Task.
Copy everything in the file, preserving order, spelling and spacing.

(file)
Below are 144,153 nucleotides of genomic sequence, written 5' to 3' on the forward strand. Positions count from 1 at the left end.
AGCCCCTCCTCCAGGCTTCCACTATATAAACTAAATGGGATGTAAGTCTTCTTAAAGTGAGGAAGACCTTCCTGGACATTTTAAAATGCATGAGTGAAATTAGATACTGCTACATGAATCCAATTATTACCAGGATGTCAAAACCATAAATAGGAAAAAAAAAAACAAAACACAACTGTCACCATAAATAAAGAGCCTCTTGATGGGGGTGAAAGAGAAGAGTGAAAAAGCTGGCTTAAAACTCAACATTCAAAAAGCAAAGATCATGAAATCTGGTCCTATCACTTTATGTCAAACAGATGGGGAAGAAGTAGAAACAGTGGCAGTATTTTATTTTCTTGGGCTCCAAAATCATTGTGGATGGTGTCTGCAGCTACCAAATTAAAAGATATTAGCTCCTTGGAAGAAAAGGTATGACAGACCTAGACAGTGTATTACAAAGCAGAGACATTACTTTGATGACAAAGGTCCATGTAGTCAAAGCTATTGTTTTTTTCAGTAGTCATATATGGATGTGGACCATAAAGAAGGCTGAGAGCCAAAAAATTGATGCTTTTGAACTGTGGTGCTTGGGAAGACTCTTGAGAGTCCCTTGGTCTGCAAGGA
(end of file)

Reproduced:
Below are 144,153 nucleotides of genomic sequence, written 5' to 3' on the forward strand. Positions count from 1 at the left end.
AGCCCCTCCTCCAGGCTTCCACTATATAAACTAAATGGGATGTAAGTCTTCTTAAAGTGAGGAAGACCTTCCTGGACATTTTAAAATGCATGAGTGAAATTAGATACTGCTACATGAATCCAATTATTACCAGGATGTCAAAACCATAAATAGGAAAAAAAAAAACAAAACACAACTGTCACCATAAATAAAGAGCCTCTTGATGGGGGTGAAAGAGAAGAGTGAAAAAGCTGGCTTAAAACTCAACATTCAAAAAGCAAAGATCATGAAATCTGGTCCTATCACTTTATGTCAAACAGATGGGGAAGAAGTAGAAACAGTGGCAGTATTTTATTTTCTTGGGCTCCAAAATCATTGTGGATGGTGTCTGCAGCTACCAAATTAAAAGATATTAGCTCCTTGGAAGAAAAGGTATGACAGACCTAGACAGTGTATTACAAAGCAGAGACATTACTTTGATGACAAAGGTCCATGTAGTCAAAGCTATTGTTTTTTTCAGTAGTCATATATGGATGTGGACCATAAAGAAGGCTGAGAGCCAAAAAATTGATGCTTTTGAACTGTGGTGCTTGGGAAGACTCTTGAGAGTCCCTTGGTCTGCAAGGA